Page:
Editorial: Economic fears rising


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The economic recovery has been long and slow for most people. Official unemployment numbers are slowly inching their way down, though partly because some are giving up on trying to find work. A huge fraction of the economic gains made since the recession ended has also gone to the highest earners. Across the country, it seems pretty clear that Americans are disenchanted with the American economy.

Given national attitudes and circumstances, it’s perhaps little surprise that the results of the Des Moines Register’s Iowa Poll found that nine in 10 Iowans think the U.S. financial system is at risk of falling into another economic crisis. Note that this poll was taken before the federal-government shutdown.

Iowans, Americans, really everyone, are right to be concerned with the U.S. economy’s stability. The factors that contributed to the last recession have not been fully mitigated, and new threats have emerged since.

Although the Dodd-Frank Wall Street Reform and Consumer Protection Act (more commonly known as Dodd-Frank) created the Consumer Financial Protection Bureau and established other regulatory measures in an effort to prevent future financial crises, the act is riddled with problems.

Michael Simkovic, an associate professor at the Seton Hall Law School, wrote a paper that contended even with Dodd-Frank enacted, banks can still give out high-risk loans, shareholders and bank employees still benefit from giving out risky mortgages, and regulators remain particularly underfunded.

“The effectiveness of the [Consumer Financial Protection Bureau] will also likely be hampered by continued efforts to defund it and reduce its ability to operate independent of politics,” Simkovic wrote. “Given the political influence of the financial-services industry, it seems unlikely that the [bureau] could effectively regulate underwriting if it were subject to annual appropriations by Congress.”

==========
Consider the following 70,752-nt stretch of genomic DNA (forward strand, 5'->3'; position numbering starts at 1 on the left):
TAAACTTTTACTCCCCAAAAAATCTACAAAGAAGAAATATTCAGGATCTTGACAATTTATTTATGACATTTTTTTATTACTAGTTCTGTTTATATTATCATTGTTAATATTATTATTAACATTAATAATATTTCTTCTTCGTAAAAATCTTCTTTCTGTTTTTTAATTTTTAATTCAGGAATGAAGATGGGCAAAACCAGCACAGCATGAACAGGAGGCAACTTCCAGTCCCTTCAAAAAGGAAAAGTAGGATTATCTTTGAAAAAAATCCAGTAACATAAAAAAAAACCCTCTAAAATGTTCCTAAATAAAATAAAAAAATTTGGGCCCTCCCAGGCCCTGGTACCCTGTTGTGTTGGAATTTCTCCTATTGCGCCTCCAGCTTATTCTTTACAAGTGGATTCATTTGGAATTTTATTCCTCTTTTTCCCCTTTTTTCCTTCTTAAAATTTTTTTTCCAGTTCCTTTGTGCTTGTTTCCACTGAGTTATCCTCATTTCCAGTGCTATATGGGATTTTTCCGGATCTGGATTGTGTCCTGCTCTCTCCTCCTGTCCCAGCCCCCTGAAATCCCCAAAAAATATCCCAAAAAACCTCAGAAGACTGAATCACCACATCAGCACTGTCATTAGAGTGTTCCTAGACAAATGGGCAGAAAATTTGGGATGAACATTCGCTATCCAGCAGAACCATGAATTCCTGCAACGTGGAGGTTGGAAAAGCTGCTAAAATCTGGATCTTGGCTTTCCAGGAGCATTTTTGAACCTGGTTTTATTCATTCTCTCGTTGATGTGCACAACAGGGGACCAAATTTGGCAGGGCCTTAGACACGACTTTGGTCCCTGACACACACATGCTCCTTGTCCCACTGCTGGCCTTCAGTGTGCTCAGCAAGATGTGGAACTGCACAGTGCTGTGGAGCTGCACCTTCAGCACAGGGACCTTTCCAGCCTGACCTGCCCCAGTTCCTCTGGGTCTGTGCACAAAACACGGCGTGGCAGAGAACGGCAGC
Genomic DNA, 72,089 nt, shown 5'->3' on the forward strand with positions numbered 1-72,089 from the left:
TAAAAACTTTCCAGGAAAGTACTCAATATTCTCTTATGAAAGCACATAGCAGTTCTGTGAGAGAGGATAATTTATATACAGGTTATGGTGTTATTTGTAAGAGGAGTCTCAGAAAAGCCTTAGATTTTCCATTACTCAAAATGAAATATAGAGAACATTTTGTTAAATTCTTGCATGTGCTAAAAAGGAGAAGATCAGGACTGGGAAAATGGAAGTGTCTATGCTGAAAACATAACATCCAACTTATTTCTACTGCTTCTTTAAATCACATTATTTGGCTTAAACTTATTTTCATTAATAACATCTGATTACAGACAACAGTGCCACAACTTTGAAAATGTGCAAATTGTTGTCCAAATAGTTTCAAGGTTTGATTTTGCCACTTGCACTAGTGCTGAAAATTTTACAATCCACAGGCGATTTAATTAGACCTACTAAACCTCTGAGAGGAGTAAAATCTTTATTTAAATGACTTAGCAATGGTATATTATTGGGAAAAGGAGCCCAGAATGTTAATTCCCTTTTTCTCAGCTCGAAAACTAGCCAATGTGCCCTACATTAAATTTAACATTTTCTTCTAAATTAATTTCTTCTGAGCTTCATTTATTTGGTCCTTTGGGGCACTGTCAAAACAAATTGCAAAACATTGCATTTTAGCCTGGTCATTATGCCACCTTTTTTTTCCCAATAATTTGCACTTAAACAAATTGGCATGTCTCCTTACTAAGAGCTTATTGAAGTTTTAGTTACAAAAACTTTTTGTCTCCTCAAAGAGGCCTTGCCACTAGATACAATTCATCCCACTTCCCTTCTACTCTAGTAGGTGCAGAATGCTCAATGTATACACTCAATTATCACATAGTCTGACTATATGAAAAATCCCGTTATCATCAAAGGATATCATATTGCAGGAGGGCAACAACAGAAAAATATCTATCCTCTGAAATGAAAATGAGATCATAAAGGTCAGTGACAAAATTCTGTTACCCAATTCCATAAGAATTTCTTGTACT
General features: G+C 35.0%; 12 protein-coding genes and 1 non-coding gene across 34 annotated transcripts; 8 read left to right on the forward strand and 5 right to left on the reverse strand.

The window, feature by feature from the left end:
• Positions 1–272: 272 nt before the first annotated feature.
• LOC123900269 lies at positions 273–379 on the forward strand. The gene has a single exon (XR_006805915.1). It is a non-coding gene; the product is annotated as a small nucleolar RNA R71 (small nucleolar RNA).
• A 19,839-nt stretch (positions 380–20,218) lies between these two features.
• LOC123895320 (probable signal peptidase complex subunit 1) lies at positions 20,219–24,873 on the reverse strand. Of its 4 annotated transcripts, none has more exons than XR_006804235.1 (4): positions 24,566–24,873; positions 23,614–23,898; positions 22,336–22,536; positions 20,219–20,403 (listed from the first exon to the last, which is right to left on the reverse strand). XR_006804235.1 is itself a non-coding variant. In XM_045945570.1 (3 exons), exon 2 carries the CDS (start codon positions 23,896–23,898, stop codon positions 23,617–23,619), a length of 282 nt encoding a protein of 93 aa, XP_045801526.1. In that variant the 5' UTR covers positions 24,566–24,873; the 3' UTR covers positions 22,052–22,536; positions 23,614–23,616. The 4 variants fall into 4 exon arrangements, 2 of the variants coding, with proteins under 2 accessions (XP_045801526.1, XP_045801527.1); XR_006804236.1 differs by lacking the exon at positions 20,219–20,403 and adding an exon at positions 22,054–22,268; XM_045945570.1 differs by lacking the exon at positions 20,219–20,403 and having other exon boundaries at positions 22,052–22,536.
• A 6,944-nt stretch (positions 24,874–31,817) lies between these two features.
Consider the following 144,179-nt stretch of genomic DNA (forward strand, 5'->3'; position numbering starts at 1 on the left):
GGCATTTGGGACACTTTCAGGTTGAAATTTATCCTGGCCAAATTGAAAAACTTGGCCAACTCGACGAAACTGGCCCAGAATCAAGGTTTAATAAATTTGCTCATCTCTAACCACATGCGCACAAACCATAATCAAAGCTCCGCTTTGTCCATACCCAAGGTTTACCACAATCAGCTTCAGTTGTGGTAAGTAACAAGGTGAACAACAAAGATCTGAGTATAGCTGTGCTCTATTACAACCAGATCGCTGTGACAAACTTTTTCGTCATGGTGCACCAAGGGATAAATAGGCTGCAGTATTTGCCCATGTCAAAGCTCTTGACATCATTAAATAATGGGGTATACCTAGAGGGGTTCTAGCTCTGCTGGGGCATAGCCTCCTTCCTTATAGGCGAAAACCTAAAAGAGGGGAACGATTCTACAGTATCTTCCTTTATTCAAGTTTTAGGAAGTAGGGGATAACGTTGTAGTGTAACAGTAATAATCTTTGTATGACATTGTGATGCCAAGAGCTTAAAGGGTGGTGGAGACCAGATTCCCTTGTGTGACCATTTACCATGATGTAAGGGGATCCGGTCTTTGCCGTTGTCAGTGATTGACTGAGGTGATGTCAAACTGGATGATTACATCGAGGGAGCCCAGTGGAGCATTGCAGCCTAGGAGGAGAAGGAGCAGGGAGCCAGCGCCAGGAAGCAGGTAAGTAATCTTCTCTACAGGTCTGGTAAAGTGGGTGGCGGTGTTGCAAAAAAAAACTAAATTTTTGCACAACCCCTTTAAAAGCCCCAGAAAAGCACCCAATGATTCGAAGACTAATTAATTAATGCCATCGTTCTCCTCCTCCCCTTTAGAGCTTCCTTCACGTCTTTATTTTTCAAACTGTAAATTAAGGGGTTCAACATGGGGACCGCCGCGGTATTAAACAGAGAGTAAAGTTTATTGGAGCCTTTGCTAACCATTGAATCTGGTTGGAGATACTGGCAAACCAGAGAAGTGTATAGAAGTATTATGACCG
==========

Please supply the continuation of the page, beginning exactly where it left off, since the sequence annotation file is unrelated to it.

Perhaps equally stunning as the poor response to patch up the problems that caused the Great Recession was the lackluster legal response to the financiers who were largely responsible for driving the national economy into the ground.

A few minor members of the banking community were arrested and convicted for wrongdoing, but none of the top executives on Wall Street have been legally penalized for their irresponsible and destructive actions so far.

Adding to a lackluster governmental reaction to the economic disaster from 2007 to 2009 is the lopsided economic recovery.

The Register’s Iowa Poll also found that about three-fourths of Iowans say they haven’t fully recovered from the recession. Twenty-eight percent of all respondents said it still feels like a recession and that they’re “still hurting.”

Part of why the recovery is so widely seen as anemic is because the top income earners have captured virtually all of the gains. In September, we drew attention to a paper by an economist at the University of California-Berkeley showing that 95 percent of all income gains from 2009 through 2012 went to the top 1 percent of the income distribution.

Again, the Iowa Poll was conducted before the government shutdown, which began Oct. 1, and that highlights the biggest problem of all: Americans are losing faith in their government.

A recent CBS poll shows that since 2010, a rapidly growing percentage of Americans are “angry” with their government. In December 2012, 21 percent of responders put themselves this classification; as of Oct. 3, 43 percent felt this way.

Gallup notes that the percentage of Americans naming the government as a top problem hasn’t been this high since the 1970s.

Public opinion has looked increasingly unfavorable toward the federal government in recent years, and that loss of confidence in the state and economy threaten to act as a self-fulfilling prophecy, weakening the economy out of fear that the economy will weaken.

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